With one exception, the recordings on the double-album Hommage à Penderecki
are all reissues (the new one is the quite haunting "Violin Sonata No. 2" of 1999 at the end of disc one). Yet the collection will be well worth the time and money even of Mutter
fans, for it offers an ideal deep dive into a key aspect of the violinist's career. The beginning of her interaction with Penderecki
was close chronologically to the point where she became well established as one of the world's preeminent violinists, perhaps even the very top one. Her technically precise but emotionally edgy style not only fit Penderecki unusually well, but also became part of her efforts to shape her legacy in an ongoing way. The collaboration has resulted in four works to date. All are representative of Penderecki's late style, which is less neo-Romantic than aimed at showing that there is still a lot of room to incorporate dissonant structures into Romantic idioms. Sample the "Metamorphosen," the "Violin Concerto No. 2," on CD two, perhaps the finale, where Mutter's violin is truly transcendent as it ascends to pure high notes. "La Follia," written in 2013, is a rethinking of the Baroque ground-bass piece, and it and really all the other pieces are calibrated to Mutter's undiminished skills. There's a work for solo violin, a duo, a violin sonata, and a violin concerto (with Penderecki himself conducting the London Symphony Orchestra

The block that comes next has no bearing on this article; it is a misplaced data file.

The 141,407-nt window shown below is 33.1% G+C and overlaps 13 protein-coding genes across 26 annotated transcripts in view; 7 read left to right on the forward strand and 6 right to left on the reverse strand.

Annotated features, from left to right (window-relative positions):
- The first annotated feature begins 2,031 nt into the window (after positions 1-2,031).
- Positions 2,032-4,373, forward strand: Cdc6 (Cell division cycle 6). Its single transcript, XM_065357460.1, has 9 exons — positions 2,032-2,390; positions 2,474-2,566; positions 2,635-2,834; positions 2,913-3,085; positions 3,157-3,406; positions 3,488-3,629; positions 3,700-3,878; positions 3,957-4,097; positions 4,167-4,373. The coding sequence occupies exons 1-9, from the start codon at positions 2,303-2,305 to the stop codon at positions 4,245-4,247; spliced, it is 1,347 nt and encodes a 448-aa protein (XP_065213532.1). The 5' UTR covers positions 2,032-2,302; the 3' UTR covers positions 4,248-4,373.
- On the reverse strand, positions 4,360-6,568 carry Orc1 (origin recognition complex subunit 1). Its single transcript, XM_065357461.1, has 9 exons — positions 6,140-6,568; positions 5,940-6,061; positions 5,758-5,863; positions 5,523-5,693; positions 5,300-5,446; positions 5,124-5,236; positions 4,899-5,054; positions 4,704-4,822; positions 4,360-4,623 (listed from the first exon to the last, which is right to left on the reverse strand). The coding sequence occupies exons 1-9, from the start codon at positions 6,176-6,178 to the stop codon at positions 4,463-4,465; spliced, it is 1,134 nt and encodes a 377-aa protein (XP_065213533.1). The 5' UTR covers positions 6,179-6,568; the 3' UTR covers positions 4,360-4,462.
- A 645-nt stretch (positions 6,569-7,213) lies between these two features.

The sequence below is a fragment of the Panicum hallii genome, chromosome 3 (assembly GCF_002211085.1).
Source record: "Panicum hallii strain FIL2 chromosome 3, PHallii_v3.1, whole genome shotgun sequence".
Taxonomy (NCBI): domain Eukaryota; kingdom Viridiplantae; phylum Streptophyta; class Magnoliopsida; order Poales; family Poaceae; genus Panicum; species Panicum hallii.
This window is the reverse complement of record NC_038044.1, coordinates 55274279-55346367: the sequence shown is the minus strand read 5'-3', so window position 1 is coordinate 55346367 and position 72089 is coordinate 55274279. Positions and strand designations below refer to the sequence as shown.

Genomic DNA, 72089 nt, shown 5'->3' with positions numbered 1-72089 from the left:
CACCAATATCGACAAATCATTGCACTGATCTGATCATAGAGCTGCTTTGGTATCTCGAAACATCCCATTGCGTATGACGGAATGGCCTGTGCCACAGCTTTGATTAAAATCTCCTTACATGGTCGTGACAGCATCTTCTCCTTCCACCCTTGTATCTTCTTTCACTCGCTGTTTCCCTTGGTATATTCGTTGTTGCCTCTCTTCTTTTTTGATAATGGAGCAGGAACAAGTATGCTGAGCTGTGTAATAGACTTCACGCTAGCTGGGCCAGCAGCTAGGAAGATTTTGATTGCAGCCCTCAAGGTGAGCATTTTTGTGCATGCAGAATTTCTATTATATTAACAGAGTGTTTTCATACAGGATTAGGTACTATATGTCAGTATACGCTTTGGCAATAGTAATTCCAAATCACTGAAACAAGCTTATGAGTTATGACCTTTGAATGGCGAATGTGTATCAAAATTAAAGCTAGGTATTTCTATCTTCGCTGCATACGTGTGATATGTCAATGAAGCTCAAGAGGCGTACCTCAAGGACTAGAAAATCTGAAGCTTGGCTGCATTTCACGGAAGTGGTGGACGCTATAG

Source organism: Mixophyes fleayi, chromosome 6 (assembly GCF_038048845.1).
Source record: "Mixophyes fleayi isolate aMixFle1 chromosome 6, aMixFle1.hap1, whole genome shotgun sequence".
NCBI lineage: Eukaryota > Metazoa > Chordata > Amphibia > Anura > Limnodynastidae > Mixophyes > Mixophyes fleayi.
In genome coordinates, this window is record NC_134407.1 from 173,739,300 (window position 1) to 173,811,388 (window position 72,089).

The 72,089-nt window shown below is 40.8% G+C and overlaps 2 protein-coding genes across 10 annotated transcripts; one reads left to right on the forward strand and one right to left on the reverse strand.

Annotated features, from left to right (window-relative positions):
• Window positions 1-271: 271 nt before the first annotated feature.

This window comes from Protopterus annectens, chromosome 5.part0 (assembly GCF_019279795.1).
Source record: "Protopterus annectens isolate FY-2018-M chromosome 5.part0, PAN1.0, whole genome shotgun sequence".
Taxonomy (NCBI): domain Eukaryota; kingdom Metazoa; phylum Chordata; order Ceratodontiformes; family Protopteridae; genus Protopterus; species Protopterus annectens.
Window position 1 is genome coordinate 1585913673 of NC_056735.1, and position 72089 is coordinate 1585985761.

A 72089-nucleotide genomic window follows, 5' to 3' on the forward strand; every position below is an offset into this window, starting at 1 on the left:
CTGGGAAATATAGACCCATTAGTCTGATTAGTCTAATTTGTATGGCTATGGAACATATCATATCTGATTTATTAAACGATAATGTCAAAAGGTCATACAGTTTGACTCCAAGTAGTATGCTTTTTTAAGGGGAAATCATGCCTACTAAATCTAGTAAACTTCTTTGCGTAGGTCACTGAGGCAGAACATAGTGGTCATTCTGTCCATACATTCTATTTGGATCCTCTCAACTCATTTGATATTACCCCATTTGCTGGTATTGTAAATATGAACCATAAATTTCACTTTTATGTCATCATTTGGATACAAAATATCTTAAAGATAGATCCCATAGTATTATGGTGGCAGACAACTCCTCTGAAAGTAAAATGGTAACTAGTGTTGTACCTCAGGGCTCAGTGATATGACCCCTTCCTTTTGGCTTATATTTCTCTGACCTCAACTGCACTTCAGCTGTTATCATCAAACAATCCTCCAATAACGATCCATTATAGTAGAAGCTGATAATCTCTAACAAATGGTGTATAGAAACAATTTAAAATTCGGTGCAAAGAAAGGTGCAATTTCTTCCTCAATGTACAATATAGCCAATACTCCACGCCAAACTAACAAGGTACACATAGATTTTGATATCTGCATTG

), and the whole is a satisfying compilation of Mutter's effort to redefine the violin repertory, nicely illustrated with photos of Penderecki looking adoring.